By signing Wheeler to this deal, the Phillies look determined to make a run at the World Championship in 2020.
The Phillies just spent big money to improve their starting rotation. Zack Wheeler has signed with Philadelphia for five years and $118 million. Over the past two seasons, the ex-Met righty went 23-15 across 60 starts, 377 innings, with 374 strikeouts.
He did this as New York’s fourth starter, after previously missing two seasons to Tommy John surgery. Now 29 years old, Wheeler can pile up strikeouts, and was worth 7.4 WAR over the past two seasons. But will all of that move the needle for sports bettors looking to put money on the Phillies to win the World Series in 2020?
MLB Futures Roundup: Phillies World Series Odds
The Futures ‘needle’ was moved, at least at most of the top legal US sports betting sites. The Phillies opened up in Vegas as +1400 ($100 to win $1400) if they win the championship in 2020. As of today, the Phils are trending lower at most places. We shopped the odds to find the best value left on the board.
The leanest payouts right now are at Unibet PA, Unibet NJ, SugarHouse, and DraftKings who have Philadelphia 6th among all teams at +1400. Actually, that’s a significant move from +2000.
NL East rivals Atlanta and Washington rank ahead, 4th and 5th, with payouts of +1100 and +1200. Meanwhile, New York ranks 10th with a +2000 payout. When it comes to winning the National League, the Phillies rank 4th, with a +700 payout.
Caesars has the Phillies with a slightly better +1800 payout. Meanwhile, Atlanta and Washington are +1300 and +1600, respectively, while New York rounds out the division at +2000.
The best payout, though, belongs to PointsBet. Surprisingly, they have the Phillies ranked 11th to win it all, holding at the opening number +2000. The Braves and Nationals rank 5th and 6th, both with +1200 payouts. The Mets rank 13th, with a +2500 payout.
Reactions from the media:
In its analysis of the signing, The Ringer notes that Wheeler’s past performance isn’t worth his price tag. That price looms larger if ownership wants to stay under the competitive balance tax threshold. If so, the signing would hamper their financial freedom to sign other big-money players at positions of need. However, Michael Baumann writes that Wheeler’s acquisition appears to be a gamble that he can improve on his New York numbers with a move to #2 starter behind staff ace, Aaron Nola:
“The Phillies need Wheeler, a pitcher with an established big league track record, to jump up a weight class and perform at that level for multiple years. The Astros managed to get that kind of leap out of Cole and Charlie Morton (who went to Houston as a free agent after one abysmal and injury-plagued season in Philadelphia). So did the Red Sox, once upon a time, with Rick Porcello, and the Blue Jays with Marco Estrada. It could happen.”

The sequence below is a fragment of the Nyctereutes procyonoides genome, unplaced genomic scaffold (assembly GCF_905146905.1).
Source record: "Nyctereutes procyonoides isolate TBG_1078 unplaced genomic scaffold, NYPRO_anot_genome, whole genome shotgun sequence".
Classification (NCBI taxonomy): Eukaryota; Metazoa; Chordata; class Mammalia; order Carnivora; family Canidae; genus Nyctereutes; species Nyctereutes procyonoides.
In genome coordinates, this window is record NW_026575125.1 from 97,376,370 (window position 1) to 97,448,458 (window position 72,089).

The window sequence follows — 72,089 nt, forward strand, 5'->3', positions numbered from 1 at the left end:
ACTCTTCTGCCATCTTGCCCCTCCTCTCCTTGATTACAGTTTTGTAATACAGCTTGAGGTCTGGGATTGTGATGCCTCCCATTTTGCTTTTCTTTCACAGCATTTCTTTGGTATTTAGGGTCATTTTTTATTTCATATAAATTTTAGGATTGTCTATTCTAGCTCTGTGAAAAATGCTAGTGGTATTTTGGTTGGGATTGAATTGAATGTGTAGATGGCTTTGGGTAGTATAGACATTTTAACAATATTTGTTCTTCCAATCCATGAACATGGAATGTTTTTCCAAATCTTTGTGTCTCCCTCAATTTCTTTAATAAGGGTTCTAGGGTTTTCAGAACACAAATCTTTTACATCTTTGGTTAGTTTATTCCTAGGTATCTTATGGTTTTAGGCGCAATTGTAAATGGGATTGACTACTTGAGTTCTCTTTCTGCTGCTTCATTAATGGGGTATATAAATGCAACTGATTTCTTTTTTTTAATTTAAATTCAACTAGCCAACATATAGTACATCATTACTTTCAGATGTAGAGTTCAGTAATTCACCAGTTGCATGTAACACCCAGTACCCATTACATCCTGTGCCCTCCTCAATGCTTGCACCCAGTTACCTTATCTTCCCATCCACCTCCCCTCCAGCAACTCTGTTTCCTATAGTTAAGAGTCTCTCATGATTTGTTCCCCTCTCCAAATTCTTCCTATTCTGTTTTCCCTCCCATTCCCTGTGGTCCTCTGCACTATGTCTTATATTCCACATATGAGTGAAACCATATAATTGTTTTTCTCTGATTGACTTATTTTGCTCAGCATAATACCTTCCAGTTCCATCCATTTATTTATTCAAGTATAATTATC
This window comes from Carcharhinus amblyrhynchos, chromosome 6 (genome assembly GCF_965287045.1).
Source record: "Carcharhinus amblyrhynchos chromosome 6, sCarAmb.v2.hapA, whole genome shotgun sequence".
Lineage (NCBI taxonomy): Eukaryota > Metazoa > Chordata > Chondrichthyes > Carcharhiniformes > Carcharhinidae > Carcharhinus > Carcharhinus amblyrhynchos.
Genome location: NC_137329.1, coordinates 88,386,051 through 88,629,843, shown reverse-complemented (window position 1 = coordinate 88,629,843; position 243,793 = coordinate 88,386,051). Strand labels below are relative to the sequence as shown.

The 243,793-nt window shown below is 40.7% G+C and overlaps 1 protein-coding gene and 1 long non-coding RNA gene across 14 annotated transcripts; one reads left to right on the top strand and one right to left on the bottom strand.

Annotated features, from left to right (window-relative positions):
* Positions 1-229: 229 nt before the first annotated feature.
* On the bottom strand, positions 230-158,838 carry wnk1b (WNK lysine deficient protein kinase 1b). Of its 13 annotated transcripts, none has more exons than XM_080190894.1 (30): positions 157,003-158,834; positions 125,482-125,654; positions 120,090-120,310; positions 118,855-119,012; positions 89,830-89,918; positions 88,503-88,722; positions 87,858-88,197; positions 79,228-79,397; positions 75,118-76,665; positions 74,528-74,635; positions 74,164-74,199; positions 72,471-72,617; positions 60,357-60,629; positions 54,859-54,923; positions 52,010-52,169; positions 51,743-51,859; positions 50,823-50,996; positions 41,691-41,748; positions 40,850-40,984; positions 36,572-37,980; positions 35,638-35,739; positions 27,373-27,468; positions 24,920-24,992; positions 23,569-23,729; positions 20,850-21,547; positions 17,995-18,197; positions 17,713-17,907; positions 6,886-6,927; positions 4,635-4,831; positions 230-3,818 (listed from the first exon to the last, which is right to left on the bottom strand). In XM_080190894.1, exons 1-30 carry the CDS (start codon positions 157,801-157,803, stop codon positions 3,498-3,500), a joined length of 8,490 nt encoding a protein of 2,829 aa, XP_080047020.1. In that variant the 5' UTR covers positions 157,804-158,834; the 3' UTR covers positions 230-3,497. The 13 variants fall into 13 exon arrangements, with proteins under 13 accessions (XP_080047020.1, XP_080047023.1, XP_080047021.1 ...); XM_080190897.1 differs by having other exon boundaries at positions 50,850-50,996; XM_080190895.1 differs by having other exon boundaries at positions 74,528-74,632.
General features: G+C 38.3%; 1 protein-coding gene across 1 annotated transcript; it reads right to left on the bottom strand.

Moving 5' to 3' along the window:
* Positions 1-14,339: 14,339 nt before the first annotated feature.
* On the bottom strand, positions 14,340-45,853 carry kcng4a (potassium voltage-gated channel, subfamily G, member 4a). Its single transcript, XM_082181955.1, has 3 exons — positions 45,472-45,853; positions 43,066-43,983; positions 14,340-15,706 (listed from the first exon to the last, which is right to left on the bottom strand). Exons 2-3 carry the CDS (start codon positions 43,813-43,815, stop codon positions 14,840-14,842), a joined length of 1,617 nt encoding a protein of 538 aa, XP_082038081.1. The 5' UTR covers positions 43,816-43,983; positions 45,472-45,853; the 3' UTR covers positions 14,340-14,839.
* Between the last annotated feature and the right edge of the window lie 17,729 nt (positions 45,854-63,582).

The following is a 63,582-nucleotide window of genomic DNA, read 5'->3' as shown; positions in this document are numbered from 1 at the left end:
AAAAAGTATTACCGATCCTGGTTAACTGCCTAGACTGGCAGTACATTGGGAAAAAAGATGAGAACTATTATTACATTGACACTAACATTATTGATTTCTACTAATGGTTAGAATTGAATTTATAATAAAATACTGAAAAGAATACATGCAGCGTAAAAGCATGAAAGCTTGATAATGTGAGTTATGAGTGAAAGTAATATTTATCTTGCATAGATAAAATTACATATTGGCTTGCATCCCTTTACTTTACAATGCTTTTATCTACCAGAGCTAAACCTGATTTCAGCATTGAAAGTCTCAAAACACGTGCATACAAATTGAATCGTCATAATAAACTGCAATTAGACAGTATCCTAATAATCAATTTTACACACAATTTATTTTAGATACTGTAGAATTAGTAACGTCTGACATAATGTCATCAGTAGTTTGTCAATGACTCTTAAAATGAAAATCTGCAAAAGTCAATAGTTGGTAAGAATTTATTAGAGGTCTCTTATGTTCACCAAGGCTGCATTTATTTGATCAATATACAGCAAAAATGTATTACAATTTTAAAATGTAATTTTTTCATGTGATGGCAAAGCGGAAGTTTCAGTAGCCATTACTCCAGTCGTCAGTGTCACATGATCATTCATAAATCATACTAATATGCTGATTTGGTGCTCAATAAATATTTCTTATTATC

However, Baumann goes on to note that the last Phillies pitcher with Wheeler’s career blueprint to make such a developmental leap was Curt Schilling. Obviously, history isn’t on Zack’s side. So, what impact will he have on Philadelphia’s future? Former MLB front office exec David Samson expressed skepticism in his Nothing Personal podcast, as transcribed by CBS Sports:
“What if the signing of Zack Wheeler three years from now, you’re paying him $23.6 million…you haven’t gotten a ring or been back to the playoffs since the Girardi/Wheeler/Harper era began. Except now you’re stuck with him. How do you all feel about Jake Arrieta?”
Samson had more to say about that big annual salary:
“$23.6 million tells me you’re going to like Wheeler this year… But you’re not going to like him for what you want him to be. You’re going to have to like him for what he is.
What he is is a nice number three or four starter that goes behind aces. The Mets rotation was good because they had Jacob deGrom and Noah Syndergaard.”
Sports Illustrated’sTom Verducci pinpoints the key change necessary to elevating Wheeler’s game: more seams. Specifically, following the very successful example of Gerrit Cole, and emphasizing a four-seam fastball, rather than a two seamer:
“When the Astros acquired Gerrit Cole, they took away his two-seamer and turned him into a four-seam monster. Their metrics showed the two-seamer just wasn’t a good enough pitch for Cole and that he had the velocity and spin to live off his four-seamer… Now Zack Wheeler might benefit from the same kind of change in pitch repertoire.
“I’m curious what new Phillies pitching coach Bryan Price will do with Philadelphia’s new $118 million pitcher. Do they leave him alone? Or do they take the approach the Astros did with Cole and help him get to the next level?”
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